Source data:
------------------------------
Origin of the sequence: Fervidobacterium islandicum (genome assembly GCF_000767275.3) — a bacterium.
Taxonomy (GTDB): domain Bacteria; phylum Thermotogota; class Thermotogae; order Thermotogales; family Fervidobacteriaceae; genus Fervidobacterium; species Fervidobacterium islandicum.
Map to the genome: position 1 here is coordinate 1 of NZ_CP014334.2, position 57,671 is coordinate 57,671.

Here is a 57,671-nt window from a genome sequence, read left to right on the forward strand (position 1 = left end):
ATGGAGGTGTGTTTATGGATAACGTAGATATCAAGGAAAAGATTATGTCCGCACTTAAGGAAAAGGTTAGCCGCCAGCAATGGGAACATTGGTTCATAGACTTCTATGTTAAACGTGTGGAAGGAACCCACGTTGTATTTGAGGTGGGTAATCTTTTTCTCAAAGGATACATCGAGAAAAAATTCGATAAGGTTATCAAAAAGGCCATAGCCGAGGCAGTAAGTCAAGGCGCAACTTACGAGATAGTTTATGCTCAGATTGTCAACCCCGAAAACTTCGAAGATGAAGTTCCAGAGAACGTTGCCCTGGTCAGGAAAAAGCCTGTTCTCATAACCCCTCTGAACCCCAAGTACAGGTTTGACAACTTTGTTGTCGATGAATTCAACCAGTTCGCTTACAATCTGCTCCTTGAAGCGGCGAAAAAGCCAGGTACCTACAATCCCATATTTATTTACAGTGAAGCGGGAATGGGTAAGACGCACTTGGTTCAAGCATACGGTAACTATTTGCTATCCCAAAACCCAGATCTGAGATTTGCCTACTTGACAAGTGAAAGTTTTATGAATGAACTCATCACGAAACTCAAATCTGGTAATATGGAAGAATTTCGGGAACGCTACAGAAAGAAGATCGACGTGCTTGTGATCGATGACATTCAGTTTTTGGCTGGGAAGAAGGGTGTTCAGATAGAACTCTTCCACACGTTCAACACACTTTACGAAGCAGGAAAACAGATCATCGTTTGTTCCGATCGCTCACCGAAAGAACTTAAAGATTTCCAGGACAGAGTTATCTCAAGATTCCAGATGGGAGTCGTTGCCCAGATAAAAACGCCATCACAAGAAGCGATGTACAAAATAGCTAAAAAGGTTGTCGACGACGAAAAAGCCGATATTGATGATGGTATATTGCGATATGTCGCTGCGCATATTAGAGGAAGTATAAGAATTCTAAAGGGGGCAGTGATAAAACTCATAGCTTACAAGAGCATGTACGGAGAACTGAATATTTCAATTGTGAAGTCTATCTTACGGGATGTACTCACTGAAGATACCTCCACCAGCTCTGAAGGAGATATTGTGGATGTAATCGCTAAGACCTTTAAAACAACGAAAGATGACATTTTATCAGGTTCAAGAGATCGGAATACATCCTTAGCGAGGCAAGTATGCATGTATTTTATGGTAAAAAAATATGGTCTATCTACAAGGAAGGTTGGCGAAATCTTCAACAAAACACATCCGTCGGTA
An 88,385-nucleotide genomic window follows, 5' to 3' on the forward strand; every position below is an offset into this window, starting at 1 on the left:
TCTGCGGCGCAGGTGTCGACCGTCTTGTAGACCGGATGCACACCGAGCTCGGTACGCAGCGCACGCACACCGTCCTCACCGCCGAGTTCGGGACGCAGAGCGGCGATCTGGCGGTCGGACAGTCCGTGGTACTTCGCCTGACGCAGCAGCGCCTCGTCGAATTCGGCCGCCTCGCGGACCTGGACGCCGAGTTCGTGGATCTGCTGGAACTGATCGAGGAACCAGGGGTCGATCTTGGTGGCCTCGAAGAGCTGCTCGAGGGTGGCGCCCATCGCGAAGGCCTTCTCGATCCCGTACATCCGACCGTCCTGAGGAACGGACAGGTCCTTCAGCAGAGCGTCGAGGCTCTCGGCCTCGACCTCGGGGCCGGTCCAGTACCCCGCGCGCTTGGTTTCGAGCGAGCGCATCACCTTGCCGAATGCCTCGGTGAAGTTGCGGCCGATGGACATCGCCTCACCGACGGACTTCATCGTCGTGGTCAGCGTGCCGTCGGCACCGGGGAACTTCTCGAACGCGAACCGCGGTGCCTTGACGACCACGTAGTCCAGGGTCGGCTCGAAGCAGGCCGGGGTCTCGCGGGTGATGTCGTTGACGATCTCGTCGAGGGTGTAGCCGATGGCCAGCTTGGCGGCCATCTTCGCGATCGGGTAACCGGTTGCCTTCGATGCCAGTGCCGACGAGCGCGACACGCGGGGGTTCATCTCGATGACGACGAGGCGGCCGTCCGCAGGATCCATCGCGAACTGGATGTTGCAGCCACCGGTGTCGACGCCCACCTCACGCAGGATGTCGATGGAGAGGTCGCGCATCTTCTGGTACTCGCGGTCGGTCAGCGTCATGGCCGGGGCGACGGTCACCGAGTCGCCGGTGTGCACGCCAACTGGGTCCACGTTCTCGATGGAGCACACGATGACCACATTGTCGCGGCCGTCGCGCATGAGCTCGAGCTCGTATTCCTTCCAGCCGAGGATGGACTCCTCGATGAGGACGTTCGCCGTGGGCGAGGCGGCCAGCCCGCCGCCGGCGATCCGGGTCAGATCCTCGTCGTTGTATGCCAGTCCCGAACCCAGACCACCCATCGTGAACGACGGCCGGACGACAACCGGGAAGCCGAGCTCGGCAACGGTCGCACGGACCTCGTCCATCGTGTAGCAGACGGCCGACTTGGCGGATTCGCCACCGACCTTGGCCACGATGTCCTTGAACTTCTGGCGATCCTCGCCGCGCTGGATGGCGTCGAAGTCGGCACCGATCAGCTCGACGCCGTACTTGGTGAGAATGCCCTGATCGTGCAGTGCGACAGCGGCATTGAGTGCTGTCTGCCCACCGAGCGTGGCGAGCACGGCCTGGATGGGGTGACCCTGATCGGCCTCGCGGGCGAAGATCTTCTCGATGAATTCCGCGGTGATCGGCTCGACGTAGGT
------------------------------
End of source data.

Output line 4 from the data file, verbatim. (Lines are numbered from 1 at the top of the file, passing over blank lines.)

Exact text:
Here is a 57,671-nt window from a genome sequence, read left to right on the forward strand (position 1 = left end):